The main challenge for organisations will be in setting up their technology to cope with the new regulatory rigour. “MiFID II’s regulatory regime brings into effect pre-trade transparency for bonds as well as post-trade,” the ICMA stipulates.
“This will result in a significant impact on the market structure of bond markets. Bond pre-and post-trade transparency requirements will be calibrated for different types of bond market trading structures such as order-book, quote-driven, hybrid and periodic auction trading systems. In order to calibrate bonds correctly for MiFID II transparency obligations, IT systems have to be enhanced, developed or built from scratch. This is a major undertaking for the industry. Banks, regulators and investors are dependent on data collected to meet MiFID II’s commitments.”
This adds up to a major IT upheaval. Furthermore, delays by the European Market Standards Authority in producing precise regulatory technical standards has led to a knock on effect throughout Europe, with Member state regulators slow in producing the rules and guidance for regulated firms. Listening to the market, the EU has decided that MiFID II will not now be implemented until January 2018. Although in principle this allows firms a year and a half to carry out the necessary adjustments to their systems, in practice, what many are embarking upon is a major and expensive root-and-branch upgrade to their existing systems and controls.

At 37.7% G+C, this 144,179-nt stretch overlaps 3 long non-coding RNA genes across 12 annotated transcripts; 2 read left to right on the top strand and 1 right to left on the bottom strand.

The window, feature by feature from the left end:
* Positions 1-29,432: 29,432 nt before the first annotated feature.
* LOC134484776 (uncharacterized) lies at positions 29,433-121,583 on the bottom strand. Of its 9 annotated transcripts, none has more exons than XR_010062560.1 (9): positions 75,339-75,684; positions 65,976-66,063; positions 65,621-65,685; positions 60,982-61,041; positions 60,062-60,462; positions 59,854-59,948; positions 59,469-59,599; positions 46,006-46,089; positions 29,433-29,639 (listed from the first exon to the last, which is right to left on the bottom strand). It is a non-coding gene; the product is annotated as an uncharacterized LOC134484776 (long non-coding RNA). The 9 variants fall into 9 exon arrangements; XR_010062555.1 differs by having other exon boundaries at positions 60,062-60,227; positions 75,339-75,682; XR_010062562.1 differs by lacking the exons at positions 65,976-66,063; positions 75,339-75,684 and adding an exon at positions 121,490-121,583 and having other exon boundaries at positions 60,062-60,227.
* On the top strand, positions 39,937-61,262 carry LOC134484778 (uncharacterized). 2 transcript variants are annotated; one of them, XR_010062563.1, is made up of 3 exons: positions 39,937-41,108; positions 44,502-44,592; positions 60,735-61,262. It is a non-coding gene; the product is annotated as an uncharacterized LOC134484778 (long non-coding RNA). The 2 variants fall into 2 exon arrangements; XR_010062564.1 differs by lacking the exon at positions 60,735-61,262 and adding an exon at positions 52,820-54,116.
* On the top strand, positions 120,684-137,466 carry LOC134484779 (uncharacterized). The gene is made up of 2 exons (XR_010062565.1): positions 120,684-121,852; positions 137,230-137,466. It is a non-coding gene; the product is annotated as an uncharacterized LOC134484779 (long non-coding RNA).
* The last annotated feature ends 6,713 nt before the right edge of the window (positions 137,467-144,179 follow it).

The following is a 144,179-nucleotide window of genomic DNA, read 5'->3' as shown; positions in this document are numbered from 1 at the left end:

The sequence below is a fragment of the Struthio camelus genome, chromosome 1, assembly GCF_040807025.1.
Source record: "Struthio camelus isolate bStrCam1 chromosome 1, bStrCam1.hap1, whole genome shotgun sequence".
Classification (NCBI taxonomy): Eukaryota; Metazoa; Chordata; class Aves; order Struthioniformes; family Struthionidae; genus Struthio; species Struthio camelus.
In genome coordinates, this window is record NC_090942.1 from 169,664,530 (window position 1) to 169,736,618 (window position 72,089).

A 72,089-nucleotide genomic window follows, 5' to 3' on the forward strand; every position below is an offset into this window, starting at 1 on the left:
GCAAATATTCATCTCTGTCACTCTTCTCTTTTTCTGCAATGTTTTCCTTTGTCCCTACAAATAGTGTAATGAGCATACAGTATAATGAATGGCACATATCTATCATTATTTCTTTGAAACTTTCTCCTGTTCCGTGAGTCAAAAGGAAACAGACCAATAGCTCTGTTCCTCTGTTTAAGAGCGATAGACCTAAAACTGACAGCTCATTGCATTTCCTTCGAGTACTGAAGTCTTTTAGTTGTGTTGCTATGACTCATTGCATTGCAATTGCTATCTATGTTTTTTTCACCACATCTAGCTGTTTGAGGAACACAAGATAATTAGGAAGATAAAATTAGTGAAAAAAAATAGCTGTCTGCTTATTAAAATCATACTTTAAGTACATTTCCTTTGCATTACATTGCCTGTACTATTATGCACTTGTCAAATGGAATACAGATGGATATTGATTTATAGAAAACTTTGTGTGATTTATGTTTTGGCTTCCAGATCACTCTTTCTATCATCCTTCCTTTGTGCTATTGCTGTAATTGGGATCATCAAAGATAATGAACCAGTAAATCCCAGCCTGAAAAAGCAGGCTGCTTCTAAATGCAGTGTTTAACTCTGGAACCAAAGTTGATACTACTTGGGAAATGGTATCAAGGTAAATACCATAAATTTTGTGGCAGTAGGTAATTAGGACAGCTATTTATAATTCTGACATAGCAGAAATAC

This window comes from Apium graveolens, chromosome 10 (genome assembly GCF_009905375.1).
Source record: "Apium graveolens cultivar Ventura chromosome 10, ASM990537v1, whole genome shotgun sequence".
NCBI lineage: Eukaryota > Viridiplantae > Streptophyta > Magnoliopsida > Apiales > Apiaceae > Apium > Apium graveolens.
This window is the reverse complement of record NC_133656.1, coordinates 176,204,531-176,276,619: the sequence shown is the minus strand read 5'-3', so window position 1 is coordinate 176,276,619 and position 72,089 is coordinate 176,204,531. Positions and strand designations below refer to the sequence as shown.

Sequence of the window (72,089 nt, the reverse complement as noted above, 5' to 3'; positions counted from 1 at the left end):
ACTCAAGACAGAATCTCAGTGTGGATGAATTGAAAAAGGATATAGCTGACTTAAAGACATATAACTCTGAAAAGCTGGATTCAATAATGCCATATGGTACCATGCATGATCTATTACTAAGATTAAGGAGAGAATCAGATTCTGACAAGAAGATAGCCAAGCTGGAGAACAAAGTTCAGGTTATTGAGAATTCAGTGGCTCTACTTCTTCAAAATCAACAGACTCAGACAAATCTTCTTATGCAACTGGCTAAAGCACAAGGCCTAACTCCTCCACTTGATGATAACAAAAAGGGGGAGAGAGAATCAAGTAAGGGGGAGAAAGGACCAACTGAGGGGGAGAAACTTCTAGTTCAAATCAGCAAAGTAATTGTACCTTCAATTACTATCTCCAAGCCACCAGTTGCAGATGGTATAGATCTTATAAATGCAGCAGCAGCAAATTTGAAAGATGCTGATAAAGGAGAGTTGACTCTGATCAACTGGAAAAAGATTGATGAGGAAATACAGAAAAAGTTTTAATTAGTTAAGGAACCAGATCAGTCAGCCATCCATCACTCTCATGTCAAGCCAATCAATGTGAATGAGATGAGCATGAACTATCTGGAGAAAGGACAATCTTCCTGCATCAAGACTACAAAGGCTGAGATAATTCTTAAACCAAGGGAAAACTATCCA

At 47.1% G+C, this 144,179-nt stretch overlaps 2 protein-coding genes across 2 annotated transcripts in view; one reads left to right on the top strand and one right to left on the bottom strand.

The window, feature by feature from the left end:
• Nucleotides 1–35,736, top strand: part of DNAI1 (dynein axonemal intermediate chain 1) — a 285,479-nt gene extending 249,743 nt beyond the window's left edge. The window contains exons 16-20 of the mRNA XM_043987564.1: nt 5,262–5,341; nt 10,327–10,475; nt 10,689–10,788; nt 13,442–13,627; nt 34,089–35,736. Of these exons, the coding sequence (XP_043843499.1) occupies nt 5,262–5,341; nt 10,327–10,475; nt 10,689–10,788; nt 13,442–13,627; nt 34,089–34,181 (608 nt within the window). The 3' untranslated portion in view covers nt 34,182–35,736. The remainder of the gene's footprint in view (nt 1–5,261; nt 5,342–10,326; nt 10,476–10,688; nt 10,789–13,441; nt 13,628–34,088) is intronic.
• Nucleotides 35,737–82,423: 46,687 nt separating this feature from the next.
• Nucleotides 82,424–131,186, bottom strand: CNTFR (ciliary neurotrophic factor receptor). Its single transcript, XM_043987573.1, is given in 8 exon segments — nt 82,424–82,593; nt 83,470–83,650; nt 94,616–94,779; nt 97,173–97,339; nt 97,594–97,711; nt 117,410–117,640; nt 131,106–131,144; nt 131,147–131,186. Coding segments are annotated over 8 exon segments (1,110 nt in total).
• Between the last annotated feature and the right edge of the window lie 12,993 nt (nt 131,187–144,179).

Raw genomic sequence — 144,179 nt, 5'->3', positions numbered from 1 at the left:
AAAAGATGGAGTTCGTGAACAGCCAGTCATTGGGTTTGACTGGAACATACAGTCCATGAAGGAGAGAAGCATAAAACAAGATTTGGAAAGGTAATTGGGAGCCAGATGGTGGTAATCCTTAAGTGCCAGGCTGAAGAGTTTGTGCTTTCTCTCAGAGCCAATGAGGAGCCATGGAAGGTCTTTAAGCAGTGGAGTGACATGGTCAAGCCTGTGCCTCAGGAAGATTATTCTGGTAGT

In essence, the question CTOs are grappling with is whether to build new systems, or to buy in proprietary software.
“We are able to quickly adapt to new regulatory requirements.”
Amir Nabi · Chief Operating Officer
“Do asset managers have to rebuild their systems to be able to cater for MiFID II?” asks Nabi. “Should they approach specialist vendors who will take care of that on their behalf? These are major and expensive issues that all firms are facing at the moment.” He adds that Dolfin’s decision has been to develop its own system and to ensure that the new platform will be MiFID II compliant in good time. “Unlike some older and larger firms that are encumbered by their legacy systems, we are a young, agile firm that is able to quickly adapt to new regulatory requirements. We think this will be very reassuring for our clients,” he says.